Bishop E.W. Jackson, Virginia’s Republican candidate for Lt. Governor, is back in the national spotlight.
Jackson first made headlines two weeks ago, just days after being officially nominated by his party, for controversial comments about homosexuality and Planned Parenthood.
He’s now making news for his beliefs on yoga and giving to the poor.
On Wednesday, reporter Betsy Woodruff of the National Review included several excerpts from Jackson’s 2008 book, “Ten Commandments to an Extraordinary Life,” in an article about the controversial candidate.
In the book, Jackson writes that yoga can lead to Satanic possession and says,”While giving to the poor is important, the most powerful giving for wealth building is upward giving.”
The latest look into the politicians ultra-conservative belief system prompted a slew of negative headlines from across the nation.
E.W. Jackson: Bats**t in Virginia
The Bishop EW Jackson Comedy Hour
EW Jackson: A White Hood Away From Keeping Up With the Klan?
The Jackson excerpts have also become fodder for political commentators and analysts.
Yesterday, during the online broadcast of The Young Turks (posted below), host Cenk Uygur said Jackson’s beliefs “…border on the insane.”
He went on to say, quote:
“If you give this fool any money, then obviously you’re dummer than he is.”
Despite the widespread negative publicity, Jackson supporters in Virginia are still standing behind their nominee.
In a letter to the editor published by the Bristol Herald-Courier yesterday, Bob Shannon of King William wrote:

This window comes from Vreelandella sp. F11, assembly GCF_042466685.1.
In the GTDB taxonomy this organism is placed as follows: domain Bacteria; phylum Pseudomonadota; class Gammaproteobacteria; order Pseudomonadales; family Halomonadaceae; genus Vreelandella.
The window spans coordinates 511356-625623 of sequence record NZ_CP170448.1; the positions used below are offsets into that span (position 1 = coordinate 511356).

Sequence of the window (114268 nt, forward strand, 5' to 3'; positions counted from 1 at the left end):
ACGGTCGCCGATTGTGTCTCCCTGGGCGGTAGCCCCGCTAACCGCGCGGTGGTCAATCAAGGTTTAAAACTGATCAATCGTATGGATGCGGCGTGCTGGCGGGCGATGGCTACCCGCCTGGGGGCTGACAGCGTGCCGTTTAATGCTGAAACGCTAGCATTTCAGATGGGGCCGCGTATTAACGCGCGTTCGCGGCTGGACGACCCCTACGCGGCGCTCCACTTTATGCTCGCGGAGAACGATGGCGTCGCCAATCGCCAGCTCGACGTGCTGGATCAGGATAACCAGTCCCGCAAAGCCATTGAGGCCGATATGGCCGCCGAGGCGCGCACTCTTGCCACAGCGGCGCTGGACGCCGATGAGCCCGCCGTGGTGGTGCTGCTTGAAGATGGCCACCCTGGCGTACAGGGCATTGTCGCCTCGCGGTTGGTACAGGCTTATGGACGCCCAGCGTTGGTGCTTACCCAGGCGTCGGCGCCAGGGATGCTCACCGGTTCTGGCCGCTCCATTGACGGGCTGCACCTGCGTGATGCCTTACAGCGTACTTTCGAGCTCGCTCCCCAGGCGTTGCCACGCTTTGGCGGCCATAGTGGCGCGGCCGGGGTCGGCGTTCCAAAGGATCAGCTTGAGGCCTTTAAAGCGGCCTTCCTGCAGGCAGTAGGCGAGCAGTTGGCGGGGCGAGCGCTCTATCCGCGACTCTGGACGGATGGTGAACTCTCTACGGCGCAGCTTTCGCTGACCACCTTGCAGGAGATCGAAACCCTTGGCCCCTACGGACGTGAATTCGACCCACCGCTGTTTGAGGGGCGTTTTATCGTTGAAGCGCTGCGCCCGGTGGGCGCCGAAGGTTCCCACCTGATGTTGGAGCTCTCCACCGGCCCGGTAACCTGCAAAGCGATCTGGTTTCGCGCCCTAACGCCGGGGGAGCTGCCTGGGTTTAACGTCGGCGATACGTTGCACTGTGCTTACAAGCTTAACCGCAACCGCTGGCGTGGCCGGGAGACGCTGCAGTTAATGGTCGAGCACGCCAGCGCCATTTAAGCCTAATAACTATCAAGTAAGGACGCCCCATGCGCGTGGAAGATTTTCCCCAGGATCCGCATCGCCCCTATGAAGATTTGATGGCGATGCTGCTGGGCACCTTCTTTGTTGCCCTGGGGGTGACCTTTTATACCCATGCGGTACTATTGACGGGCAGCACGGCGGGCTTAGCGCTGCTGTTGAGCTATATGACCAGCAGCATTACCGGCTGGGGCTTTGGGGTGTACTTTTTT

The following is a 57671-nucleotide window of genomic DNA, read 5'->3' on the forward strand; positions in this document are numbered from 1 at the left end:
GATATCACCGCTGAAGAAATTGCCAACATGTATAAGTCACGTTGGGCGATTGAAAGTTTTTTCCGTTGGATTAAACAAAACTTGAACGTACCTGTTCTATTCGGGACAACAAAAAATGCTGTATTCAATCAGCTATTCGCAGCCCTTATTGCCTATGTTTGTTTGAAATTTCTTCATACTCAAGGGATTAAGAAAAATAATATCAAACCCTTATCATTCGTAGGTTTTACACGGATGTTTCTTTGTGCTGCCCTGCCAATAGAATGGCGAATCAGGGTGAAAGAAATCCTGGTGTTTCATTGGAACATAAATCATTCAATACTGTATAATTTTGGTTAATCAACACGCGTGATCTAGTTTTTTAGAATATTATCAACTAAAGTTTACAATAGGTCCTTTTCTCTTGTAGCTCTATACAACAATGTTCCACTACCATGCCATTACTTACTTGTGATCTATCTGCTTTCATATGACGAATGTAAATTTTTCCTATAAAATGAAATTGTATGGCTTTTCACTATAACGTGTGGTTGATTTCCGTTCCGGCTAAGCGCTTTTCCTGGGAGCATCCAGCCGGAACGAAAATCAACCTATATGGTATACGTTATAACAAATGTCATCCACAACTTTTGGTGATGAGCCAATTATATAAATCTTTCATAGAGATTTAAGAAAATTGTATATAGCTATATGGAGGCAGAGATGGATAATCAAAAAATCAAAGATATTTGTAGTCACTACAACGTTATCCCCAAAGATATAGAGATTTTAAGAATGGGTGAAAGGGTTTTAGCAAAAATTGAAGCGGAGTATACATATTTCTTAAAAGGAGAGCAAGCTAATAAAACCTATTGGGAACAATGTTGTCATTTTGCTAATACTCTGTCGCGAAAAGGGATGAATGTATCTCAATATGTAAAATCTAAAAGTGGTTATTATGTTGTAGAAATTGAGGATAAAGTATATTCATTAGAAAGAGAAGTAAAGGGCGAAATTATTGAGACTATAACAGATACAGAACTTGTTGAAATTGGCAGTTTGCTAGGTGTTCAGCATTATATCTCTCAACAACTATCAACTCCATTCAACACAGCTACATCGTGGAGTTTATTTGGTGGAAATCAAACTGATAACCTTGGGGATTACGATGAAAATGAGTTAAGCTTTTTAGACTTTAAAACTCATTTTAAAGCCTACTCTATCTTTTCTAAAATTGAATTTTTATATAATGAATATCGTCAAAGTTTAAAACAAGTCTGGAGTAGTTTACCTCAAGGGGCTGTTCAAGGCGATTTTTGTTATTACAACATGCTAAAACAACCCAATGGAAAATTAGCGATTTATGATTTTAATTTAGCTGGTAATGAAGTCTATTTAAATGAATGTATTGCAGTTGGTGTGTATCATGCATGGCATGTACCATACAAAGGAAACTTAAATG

“Many of us were pleasantly surprised at the nomination of E.W. Jackson for the lieutenant governor spot on the Republican ticket in Virginia. It came about in spite of what appears to have been a concerted effort on the part of some to deny Mr. Jackson clearly what the delegates wanted almost from the start, that he be the nominee. A few very good articles have been written that address the mainstream media and the RINOs’ (Republicans in name only) attempts to hamstring this man’s chances. His nomination and presumed victory in November will lay down a new marker in Virginia politics.”
Meanwhile, Attorney General Ken Cuccinelli, the Republican candidate for Governor, seems to be distancing himself from Jackson.
In an interview with WMAL radio on Friday (posted below) Cuccinelli said he wants to be judged independently from Jackson, despite the fact that they are both running on the same ticket.
“That’s the way Virginia voters operate. They have a history of making decisions one office at a time and E.W.’s going to have to introduce himself individually to the rest of Virginia, something that I did in 2009 as attorney general and frankly that I’m doing again for governor. It is different for different offices, but there’s no question that we’ve got to get over the line each of us one at a time.”